At present, the Internet Gambling Prohibition, Poker Consumer Proection, and Strengthening UIGEA Act is being floated around in Congress as a way to make online poker legal in the United States. If passed, each state would then have the option to opt-in to the new law. Utah has already passed a law and will officially be the first state to opt-out of the law should it pass. The second state that could chose that course of action may be Delaware.
In an article appearing the University of Delaware’s Independent Student Newspaper known as The Review, Economics and public policy professor Williams Latham believes that Delaware would opt-out of the bill because the bill would nullify their recently passed online gambling law.
The bill entitled The Delaware Gaming Competitiveness Act of 2012 was passed and signed into law in June of this year and made Delaware the first state in the US to legalize online gambling outside of poker. Per the bill, each of the state’s three casinos can setup and run their own gambling site to include horse racing, poker, and online casino games.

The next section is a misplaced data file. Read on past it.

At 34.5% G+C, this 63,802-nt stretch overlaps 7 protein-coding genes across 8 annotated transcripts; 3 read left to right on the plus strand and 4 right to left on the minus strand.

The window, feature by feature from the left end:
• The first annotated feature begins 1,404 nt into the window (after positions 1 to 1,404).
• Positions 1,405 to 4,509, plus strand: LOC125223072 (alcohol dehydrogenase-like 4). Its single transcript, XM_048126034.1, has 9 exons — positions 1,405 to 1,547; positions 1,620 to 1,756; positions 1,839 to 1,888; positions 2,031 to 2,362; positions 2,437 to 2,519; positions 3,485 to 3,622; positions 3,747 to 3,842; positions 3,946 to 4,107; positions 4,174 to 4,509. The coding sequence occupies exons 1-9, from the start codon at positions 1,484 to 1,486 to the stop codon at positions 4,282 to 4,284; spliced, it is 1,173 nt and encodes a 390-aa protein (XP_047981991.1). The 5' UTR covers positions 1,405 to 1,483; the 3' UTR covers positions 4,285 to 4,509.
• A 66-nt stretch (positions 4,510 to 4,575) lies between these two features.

The bill currently going through Congress would eliminate the online casino games and leave only poker and horse racing available to the state. According to Tammy Anderson, a professor of Sociology and Criminal Justice, the bill would face natural resistance because Governor Jack Markell spent a great deal of political capital in order to get online gambling legalized.
Note that the article on The Review did not solicit any opinions from Delaware state politicians, but it does bring up an interesting point for states like Delaware who chose to legalize online casino games. The latest federal bill would limit their ability to offer casinos games and could force them to either abandon that potential revenue or go about regulating the industry on their own.
The current federal bill effectively puts a ban on all forms of online gambling with the exception of online poker and horse racing. All other forms, including sports betting, would be banned. At present, the bill doesn’t have the necessary support to get through the house and Senate, but supporters of the bill hope they can cash in their “one time” during the lame duck session of Congress.